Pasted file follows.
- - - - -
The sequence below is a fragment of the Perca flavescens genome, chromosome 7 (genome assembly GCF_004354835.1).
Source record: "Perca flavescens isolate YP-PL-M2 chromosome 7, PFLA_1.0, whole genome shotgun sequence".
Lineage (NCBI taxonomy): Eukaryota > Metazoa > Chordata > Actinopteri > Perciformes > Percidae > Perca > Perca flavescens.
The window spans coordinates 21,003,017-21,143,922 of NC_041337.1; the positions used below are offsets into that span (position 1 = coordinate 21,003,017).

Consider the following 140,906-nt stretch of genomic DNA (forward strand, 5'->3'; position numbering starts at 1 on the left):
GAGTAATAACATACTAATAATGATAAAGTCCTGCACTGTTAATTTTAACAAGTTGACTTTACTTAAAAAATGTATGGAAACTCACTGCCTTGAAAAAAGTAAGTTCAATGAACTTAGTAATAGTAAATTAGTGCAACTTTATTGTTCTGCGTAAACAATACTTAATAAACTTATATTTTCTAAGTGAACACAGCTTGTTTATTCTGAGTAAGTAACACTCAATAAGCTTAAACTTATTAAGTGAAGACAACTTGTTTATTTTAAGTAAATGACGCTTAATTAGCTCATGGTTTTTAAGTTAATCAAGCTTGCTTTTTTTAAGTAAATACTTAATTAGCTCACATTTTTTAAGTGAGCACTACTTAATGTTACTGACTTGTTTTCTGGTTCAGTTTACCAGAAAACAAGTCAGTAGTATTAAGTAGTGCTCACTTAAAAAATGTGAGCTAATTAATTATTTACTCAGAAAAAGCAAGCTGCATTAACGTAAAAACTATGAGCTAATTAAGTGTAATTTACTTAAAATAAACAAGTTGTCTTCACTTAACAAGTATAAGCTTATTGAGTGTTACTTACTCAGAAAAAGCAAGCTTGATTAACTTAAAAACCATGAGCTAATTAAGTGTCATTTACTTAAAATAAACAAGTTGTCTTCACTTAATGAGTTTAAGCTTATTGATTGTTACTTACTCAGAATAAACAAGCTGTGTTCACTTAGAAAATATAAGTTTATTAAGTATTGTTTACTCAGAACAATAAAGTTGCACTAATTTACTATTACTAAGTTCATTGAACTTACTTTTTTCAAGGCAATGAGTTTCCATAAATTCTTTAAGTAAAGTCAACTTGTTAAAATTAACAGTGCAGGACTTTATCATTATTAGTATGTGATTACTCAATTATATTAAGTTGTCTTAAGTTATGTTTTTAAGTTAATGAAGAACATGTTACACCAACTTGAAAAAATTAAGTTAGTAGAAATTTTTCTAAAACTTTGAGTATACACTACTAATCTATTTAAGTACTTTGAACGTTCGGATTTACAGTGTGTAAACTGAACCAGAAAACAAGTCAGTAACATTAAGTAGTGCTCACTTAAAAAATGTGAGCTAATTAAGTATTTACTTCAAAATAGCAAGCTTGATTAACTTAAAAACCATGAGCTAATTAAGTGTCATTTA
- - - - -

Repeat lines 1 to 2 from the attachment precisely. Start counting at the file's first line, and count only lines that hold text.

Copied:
The sequence below is a fragment of the Perca flavescens genome, chromosome 7 (genome assembly GCF_004354835.1).
Source record: "Perca flavescens isolate YP-PL-M2 chromosome 7, PFLA_1.0, whole genome shotgun sequence".